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New Morpheus struggles under load

Is the file-trading service back from the dead? File swappers try out Morpheus' hastily produced upgrade and debate online. The consensus does not bode well.

Morpheus is back from the dead. Or is it?

That's the informal debate being waged online by a vocal contingent of file swappers, who for the past three days have been trying out a hastily produced upgrade to the most popular file-swapping service to arise since Napster's demise.

For now, the upgrade has resuscitated the struggling file-swapping service: Since it was released on Friday, the software has been downloaded more than 8 million times, according to CNET

But the consensus emerging from these early reports does not bode well for struggling StreamCast Networks, which is fighting mightily to keep Morpheus operational after it was mysteriously shut down early last week.

"I realize that the release of this version was moved up because of outside influences, but that only excuses so much," one user going by the name of "Ghostwheel" wrote in a typical negative review posted on, a software aggregation site run by publisher CNET Networks.

The first few weeks that Morpheus' new software is in use will likely prove a crucial test, both for the company and for the broader file-swapping world. Users of this kind of software have shown themselves willing to find alternatives fairly quickly when one program proves sluggish. With Sharman Networks' Kazaa now aggressively courting Morpheus users, each company stands to win--or lose--millions of users.

But the transition, which involved stripping out the old Morpheus software and replacing it with open-source Gnutella file-trading technology--is proving rough.

"It's like if the rest of the United States moved to California," said Kelly Truelove, an independent peer-to-peer analyst. "There's going to be some stress on the infrastructure."

Still, early user reviews e-mailed to and posted on indicate that StreamCast has an uphill fight.

"I feel cheated, if that's possible, with something that's free," said a user going by the name of "Chazspain." "This a total downgrade...just another faceless Gnutella file-sharing program now. Hopefully it's just temporary until they get their act together."

StreamCast has made it clear that this is a rushed edition, released before it was fully ready. The company said it plans to fix problems and appealed to visitors for patience and support.

"Keep in mind that this is only our preview edition," the company told its users on its Web site this weekend. "Anytime change occurs, many object and think the old version was better...Since our company and your P2P network are being attacked, we would appreciate your constructive comments for improvement, not simply criticisms."

After initial confusion over the cause of last week's shutdown, StreamCast CEO Steve Griffin is leveling accusations of interference at Dutch company Kazaa BV, which created the software originally licensed to create Morpheus.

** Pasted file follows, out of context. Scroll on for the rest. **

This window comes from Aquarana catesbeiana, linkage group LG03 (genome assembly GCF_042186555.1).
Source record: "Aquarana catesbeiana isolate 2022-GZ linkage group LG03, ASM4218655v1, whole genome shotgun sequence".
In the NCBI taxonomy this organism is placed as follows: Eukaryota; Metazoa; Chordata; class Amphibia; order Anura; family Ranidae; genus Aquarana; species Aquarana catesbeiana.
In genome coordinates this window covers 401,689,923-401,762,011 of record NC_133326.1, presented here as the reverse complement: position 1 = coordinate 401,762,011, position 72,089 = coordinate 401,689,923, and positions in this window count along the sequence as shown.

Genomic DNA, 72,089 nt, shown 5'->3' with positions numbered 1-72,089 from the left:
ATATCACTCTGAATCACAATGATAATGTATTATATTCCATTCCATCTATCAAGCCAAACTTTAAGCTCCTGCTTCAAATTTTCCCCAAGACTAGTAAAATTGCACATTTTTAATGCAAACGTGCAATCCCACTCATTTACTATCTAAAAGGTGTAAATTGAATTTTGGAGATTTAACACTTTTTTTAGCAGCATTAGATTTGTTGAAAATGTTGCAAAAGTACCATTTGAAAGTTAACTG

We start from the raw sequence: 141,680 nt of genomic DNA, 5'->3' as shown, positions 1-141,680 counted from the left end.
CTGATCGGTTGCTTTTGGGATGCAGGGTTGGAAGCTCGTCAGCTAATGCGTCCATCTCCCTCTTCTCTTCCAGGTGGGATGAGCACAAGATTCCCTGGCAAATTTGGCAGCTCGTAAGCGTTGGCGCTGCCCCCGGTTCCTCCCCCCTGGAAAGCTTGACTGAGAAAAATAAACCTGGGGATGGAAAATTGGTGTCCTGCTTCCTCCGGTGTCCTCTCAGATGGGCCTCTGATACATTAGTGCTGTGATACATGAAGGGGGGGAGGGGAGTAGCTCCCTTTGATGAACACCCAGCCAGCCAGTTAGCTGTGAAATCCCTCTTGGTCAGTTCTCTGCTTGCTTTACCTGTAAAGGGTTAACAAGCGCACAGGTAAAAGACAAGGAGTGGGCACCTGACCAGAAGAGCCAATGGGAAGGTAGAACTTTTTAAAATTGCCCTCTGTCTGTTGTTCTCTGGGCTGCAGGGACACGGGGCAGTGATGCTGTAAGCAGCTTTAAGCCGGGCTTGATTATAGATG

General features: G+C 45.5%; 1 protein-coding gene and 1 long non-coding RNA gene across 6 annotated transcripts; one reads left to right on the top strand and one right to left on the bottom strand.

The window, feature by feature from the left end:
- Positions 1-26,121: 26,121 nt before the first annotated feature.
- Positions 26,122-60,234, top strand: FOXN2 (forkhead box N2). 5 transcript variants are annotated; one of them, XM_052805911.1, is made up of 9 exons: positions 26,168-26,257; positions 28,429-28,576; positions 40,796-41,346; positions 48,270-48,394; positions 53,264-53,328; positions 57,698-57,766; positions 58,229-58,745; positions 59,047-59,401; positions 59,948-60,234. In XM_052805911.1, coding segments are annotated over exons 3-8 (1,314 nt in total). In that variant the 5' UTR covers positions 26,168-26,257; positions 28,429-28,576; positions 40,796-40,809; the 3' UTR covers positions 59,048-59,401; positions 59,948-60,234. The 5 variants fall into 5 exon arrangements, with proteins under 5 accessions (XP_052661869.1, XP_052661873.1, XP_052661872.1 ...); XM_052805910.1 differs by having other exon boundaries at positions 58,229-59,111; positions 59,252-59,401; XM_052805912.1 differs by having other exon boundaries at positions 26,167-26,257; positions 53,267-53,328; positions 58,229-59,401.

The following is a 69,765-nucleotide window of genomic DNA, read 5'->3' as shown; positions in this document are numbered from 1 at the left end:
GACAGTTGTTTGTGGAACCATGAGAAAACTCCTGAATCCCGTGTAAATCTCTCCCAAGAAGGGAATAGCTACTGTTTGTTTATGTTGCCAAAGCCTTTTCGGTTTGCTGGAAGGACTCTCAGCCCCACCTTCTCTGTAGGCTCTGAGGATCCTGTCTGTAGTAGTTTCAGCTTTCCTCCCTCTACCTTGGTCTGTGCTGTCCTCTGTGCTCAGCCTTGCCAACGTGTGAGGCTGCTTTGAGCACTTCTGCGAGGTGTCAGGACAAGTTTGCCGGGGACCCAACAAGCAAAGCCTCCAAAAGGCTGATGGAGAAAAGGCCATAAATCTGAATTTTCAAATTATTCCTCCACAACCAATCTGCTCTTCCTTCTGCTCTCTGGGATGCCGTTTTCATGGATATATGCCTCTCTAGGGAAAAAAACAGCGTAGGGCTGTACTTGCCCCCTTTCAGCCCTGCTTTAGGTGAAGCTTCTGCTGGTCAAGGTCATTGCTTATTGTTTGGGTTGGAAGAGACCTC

On Friday, Griffin said there had been some dispute over StreamCast's payments of licensing fees to Kazaa BV. But he said that disabling Morpheus software would have violated Kazaa BV's contract.

Executives from Kazaa BV could not be reached for comment.

New test for Gnutella
The migration of hundreds of thousands or even millions of visitors at once to the Gnutella network is a severe test for a technology that has rarely seen usage rise above tens of thousands of users at a time.

Gnutella's technology, unlike Napster's more well-known system, is based on a wholly decentralized model. If one computer logs in, for example, it connects directly to another computer on the network rather than to a central server maintained by a company. Individual searches are handed off from computer to computer as well, instead of being indexed by a central database.

In the past that has led to network traffic jams, as slow modems or out-of-date computers have acted as bottlenecks in the network, slowing it or making it difficult to use. The most prominent modern versions of Gnutella-based software, such as LimeWire and BearShare, have added traffic-cop features intended to ameliorate these problems.

Morpheus' new software is based on a Gnutella version dubbed "Gnucleus," which is largely the product of a college student named John Marshall.

The Gnucleus software was originally written more than a year ago, and it lacks some of the modern traffic-directing features of other commercial Gnutella programs, such as LimeWire and BearShare. That's been responsible for some of the slowdowns and the dropped connections that people are experiencing, other developers said.

"Morpheus users are basically experiencing the old, traditional style of Gnutella," said LimeWire Chief Technical Officer Greg Bildson. "It's fairly well-designed, but maybe they're getting less response and using more bandwidth than they would with other programs."

Bildson estimated that the overall Gnutella network might have reached close to 500,000 users online simultaneously, where it once averaged about 50,000 people at a time.

Marshall said Monday that he and other developers were learning from the influx of thousands or even millions of users to the Gnutella network, and would likely add new features to their software similar to the traffic-directing capabilities of LimeWire. But on the whole they were happy with the network's performance.

"The network is holding up," Marshall said. "It's not in danger of failing. But there are improvements we'll be making over the next week."